Foreclosures Continue Rising in South Florida

Thu Apr 16, 2009 by on Florida Law News

Miami Herald


The number of foreclosures in Miami-Dade and Broward continued rising last month, as mounting job losses crippled borrowers’ ability to make monthly payments and lenders lifted previous foreclosure moratoriums and resumed legal action against delinquent accounts.

In Miami-Dade County, lenders filed 3,043 initial foreclosure actions against homeowners and reclaimed 819 homes through foreclosure. Hundreds more were scheduled for auction at the courthouse, according to a monthly foreclosure report from Irving, Calif.-based RealtyTrac.

Filings were up 15 percent over last year, but jumped 50 percent from February. In all, one in every 182 homes in the county were in some state of the foreclosure process.

In Broward, foreclosures were up 17 percent over last year but unlike in Miami-Dade, dropped 14 precent from the previous month. Lenders filed 1,175 new foreclosures and 966 homes returned to bank ownership. In all, one in every 175 homes were affected.

Many lenders suspended foreclosures in the first half of the year as they waited for the Obama administration to release details of a national foreclosure prevention initiative. In February, it launched the Making Home Affordable Plan, which is expected to help as many as 9 million borrowers avoid foreclosure by refinancing or modifying their current mortgages.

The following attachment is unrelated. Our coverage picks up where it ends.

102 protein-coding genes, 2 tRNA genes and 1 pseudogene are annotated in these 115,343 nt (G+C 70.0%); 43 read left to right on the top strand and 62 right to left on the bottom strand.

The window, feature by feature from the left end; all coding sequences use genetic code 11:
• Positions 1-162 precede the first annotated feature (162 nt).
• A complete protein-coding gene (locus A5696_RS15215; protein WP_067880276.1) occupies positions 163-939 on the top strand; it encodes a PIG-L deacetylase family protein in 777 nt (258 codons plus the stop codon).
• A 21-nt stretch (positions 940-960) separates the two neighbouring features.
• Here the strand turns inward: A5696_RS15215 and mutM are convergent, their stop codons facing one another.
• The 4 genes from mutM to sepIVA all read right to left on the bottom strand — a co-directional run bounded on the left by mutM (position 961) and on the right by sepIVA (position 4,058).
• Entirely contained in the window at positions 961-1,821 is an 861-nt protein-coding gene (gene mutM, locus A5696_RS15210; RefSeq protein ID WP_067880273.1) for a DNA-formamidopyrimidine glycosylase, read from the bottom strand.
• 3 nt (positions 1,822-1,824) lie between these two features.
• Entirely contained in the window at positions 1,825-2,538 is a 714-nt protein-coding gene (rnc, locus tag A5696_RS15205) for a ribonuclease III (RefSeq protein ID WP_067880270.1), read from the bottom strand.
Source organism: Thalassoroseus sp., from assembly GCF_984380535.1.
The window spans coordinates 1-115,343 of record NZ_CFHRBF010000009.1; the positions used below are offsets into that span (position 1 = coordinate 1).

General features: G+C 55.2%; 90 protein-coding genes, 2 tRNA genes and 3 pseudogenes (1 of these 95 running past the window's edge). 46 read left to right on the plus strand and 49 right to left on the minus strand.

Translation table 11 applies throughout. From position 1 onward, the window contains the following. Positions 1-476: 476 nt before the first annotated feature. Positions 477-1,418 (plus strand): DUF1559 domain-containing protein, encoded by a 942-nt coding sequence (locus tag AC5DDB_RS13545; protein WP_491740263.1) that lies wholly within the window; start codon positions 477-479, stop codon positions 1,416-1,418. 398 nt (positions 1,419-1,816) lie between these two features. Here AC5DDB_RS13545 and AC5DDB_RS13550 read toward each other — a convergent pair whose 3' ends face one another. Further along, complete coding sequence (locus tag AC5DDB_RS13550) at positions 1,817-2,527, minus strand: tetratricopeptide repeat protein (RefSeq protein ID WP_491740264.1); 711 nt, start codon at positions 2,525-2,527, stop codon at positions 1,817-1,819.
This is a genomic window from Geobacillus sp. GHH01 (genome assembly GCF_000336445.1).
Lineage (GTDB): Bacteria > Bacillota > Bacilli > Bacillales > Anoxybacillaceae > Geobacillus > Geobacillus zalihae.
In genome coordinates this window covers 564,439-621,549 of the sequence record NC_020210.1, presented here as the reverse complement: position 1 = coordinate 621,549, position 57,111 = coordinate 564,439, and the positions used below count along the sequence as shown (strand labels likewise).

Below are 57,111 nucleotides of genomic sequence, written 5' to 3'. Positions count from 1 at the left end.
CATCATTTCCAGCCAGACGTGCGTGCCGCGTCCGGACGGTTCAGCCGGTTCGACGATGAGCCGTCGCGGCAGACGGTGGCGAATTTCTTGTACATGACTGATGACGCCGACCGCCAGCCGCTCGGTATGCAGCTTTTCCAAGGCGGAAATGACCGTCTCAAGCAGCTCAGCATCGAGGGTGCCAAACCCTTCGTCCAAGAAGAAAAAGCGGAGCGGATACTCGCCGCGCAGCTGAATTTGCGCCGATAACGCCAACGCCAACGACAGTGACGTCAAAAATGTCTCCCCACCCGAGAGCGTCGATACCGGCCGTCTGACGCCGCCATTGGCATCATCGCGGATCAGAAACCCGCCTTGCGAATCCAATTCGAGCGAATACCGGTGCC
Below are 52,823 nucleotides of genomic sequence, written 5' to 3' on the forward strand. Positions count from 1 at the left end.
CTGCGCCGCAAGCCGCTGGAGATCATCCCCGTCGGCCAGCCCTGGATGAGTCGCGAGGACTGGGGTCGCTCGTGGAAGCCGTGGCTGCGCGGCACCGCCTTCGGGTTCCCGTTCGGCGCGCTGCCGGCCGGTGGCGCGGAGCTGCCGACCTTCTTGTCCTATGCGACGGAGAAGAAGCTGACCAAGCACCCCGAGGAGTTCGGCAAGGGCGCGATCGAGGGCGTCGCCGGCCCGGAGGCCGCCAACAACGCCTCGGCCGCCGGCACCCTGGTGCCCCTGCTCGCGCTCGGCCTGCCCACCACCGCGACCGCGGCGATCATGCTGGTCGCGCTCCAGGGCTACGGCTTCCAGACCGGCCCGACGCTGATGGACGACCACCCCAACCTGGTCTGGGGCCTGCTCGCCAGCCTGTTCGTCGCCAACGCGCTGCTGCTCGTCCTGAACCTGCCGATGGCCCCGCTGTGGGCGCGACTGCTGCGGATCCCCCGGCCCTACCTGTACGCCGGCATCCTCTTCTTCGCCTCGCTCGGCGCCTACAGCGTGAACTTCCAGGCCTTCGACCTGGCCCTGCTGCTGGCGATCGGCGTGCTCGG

Roy Oppenheim, a Weston attorney who offers foreclosure defense and other foreclosure prevention services, said unemployment was increasingly driving the new foreclosure figures.

”One in six families are either unemployed or underemployed and people just don’t have the money to pay,” Oppenheim said.

Oppenheim said he frequently turns away homeowners seeking refinances or modifications because even with a lower monthly payment, many still don’t have the means to cover taxes, property insurance and homeowner association fees.

Further, he said, banks were having difficulties fully implementing the Making Home Affordable programs because they lacked the staff to man the phones and counselors sufficiently trained to deal with the issues.